Marion Bartoli is ready to write a new chapter in professional tennis after accepting her playing career is finally over.

The 2013 Wimbledon champion surprisingly announced her intention to return to the court last December but had to admit defeat this month after the right shoulder issues that prompted her retirement nearly five years ago resurfaced.

The spur for attempting a comeback was her recovery from a virus in 2016 that caused her weight to drop to life-threatening levels and, healthy and happy, Bartoli has no regrets about trying.

Marion Bartoli celebrates winning the Wimbledon title in 2013 Marion Bartoli celebrates winning the Wimbledon title in 2013 (Stefan Wermuth/POOL Wire)

She told Press Association Sport: “I can finally close my tennis career chapter to a full stop. In 2013, in my head and my heart I felt I had at least three more seasons that I could try to achieve more and that was taken away from me.

“The process I went through for six months (training) was extremely interesting and I enjoyed every single minute of it. To go back every day on a tennis court, to increase the workload, to feel like an athlete again, even though I’m not able to go all the way, it’s still an achievement that I’ve been able to train for so long after everything I went through, being able to be back to where I am now. I think the whole period was a true success.

“There was always a question mark on my shoulder and that turned out to be a huge issue but I don’t take it as a failure, I really take it as a very positive note and I’m back in full health, back as happy as I was, so that is by far the most important and I have so many other projects I can focus on. Life goes on with a bright smile now.”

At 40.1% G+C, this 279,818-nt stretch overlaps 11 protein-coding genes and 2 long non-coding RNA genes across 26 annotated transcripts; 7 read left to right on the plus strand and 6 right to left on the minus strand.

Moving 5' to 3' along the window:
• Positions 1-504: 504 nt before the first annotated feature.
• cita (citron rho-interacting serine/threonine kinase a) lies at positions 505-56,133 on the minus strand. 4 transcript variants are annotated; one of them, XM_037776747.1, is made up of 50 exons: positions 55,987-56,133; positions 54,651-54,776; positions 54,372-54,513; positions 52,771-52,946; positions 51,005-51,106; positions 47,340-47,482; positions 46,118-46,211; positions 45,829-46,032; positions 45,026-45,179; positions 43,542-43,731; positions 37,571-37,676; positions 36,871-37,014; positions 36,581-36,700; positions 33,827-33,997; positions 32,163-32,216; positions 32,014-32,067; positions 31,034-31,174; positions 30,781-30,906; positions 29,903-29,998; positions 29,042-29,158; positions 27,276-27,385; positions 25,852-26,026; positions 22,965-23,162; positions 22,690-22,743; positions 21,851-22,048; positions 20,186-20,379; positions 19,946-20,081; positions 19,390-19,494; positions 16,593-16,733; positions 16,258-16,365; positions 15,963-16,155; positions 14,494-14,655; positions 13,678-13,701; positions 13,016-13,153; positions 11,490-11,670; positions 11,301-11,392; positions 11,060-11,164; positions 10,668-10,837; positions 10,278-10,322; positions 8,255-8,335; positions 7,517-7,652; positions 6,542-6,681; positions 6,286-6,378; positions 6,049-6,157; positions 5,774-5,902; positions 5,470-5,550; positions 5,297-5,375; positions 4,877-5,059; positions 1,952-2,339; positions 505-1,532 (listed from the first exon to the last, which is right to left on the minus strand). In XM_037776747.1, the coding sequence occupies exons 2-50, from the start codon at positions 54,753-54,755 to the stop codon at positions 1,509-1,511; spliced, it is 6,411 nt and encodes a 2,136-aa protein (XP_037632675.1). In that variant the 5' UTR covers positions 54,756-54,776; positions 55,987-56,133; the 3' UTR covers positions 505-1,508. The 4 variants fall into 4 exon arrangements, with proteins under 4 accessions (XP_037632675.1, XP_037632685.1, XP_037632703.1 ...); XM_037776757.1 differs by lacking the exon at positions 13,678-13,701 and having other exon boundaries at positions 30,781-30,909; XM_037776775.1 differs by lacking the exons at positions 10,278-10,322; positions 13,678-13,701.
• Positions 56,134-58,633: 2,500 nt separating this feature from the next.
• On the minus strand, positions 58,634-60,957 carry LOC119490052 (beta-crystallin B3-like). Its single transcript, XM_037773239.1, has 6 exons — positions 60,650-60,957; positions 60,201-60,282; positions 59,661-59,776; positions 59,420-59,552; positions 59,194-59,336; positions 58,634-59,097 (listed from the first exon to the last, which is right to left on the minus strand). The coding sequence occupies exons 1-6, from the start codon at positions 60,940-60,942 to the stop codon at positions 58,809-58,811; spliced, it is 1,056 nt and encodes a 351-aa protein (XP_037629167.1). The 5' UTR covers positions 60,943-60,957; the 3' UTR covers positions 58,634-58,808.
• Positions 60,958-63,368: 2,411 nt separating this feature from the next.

Bartoli is speaking at the Williams BMW Liverpool International Tennis Tournament, where the 33-year-old is honouring a commitment to play this weekend despite her shoulder weakness.

And she will don her whites again to play in the Wimbledon invitational doubles, giving her another chance to relive her final triumph over Sabine Lisicki.

She said: “I look forward to that event every year. It’s always a very special moment for me, those two weeks when I wear my champions’ badge. The pride I get is immense and that’s something I will be known for forever.

“I have goosebumps every time, seeing my name on the champions’ board, it’s extraordinary, and I can close my eyes and remember exactly how I felt July 6, 2013, an hour and 20 minutes after the match started when I was hitting my last serve to win Wimbledon.”

Bartoli will combine playing with commentary work, while fashion is another passion she has pursued. But she now has another mission – coaching a future grand slam champion.

“I was not ready before; I think I was too much thinking as a tennis player,” she said. “But now I’m really ready to take on the challenge of bringing someone to become a Wimbledon champion, or any grand slam. That’s really what I want to teach to a kid because to me that is the best experience you can taste in life.

“I’m looking to start a project with a girl or boy, doesn’t matter, but someone who is motivated, who is driven to become a grand slam champion. I’ve been pushing myself for 20 years, I can’t train someone lazy, that would drive me nuts.

“To me, in France that’s the problem we have right now, we don’t have that motivation any more. I wish I could find a French kid that has that motivation but I think that’s going to be a very difficult task.”

Bartoli believes Serena Williams is the favourite for WimbledonBartoli believes Serena Williams is the favourite for Wimbledon (Adam Davy/PA)

Bartoli, like the rest of tennis, cannot wait to see how Serena Williams fares on her return to Wimbledon 10 months after giving birth to daughter Olympia.

A friend and contemporary of the American, Bartoli believes winning a 24th grand slam title would be an achievement unsurpassed in sport.

“It’s just how her body is going to be able to hold up, that’s the main question to me,” said Bartoli. “Grass is by far her favourite surface so if she’s fit she’s definitely the favourite.

“If she could do it, I think it would be an inspiration for all women around the world. Obviously she’s extremely special and no one almost can compare but to me that would be probably the biggest achievement I’ve ever seen in a sports career.”